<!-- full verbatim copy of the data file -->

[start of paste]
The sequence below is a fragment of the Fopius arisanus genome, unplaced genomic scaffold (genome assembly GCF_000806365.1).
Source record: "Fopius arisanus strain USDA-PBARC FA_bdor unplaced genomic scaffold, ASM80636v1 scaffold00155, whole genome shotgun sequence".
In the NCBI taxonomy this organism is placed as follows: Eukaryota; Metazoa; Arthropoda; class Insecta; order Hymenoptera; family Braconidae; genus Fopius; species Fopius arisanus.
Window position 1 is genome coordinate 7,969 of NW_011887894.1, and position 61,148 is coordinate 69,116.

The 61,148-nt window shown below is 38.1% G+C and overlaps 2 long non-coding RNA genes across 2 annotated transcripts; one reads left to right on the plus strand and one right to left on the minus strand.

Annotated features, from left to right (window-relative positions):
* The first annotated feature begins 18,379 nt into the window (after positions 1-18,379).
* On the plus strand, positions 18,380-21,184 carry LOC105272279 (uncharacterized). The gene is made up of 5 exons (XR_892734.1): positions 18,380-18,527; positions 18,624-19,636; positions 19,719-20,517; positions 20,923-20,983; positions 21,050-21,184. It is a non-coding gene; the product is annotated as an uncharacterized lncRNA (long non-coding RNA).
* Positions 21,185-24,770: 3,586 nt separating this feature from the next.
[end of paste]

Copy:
The sequence below is a fragment of the Fopius arisanus genome, unplaced genomic scaffold (genome assembly GCF_000806365.1).
Source record: "Fopius arisanus strain USDA-PBARC FA_bdor unplaced genomic scaffold, ASM80636v1 scaffold00155, whole genome shotgun sequence".
In the NCBI taxonomy this organism is placed as follows: Eukaryota; Metazoa; Arthropoda; class Insecta; order Hymenoptera; family Braconidae; genus Fopius; species Fopius arisanus.
Window position 1 is genome coordinate 7,969 of NW_011887894.1, and position 61,148 is coordinate 69,116.

The 61,148-nt window shown below is 38.1% G+C and overlaps 2 long non-coding RNA genes across 2 annotated transcripts; one reads left to right on the plus strand and one right to left on the minus strand.

Annotated features, from left to right (window-relative positions):
* The first annotated feature begins 18,379 nt into the window (after positions 1-18,379).
* On the plus strand, positions 18,380-21,184 carry LOC105272279 (uncharacterized). The gene is made up of 5 exons (XR_892734.1): positions 18,380-18,527; positions 18,624-19,636; positions 19,719-20,517; positions 20,923-20,983; positions 21,050-21,184. It is a non-coding gene; the product is annotated as an uncharacterized lncRNA (long non-coding RNA).
* Positions 21,185-24,770: 3,586 nt separating this feature from the next.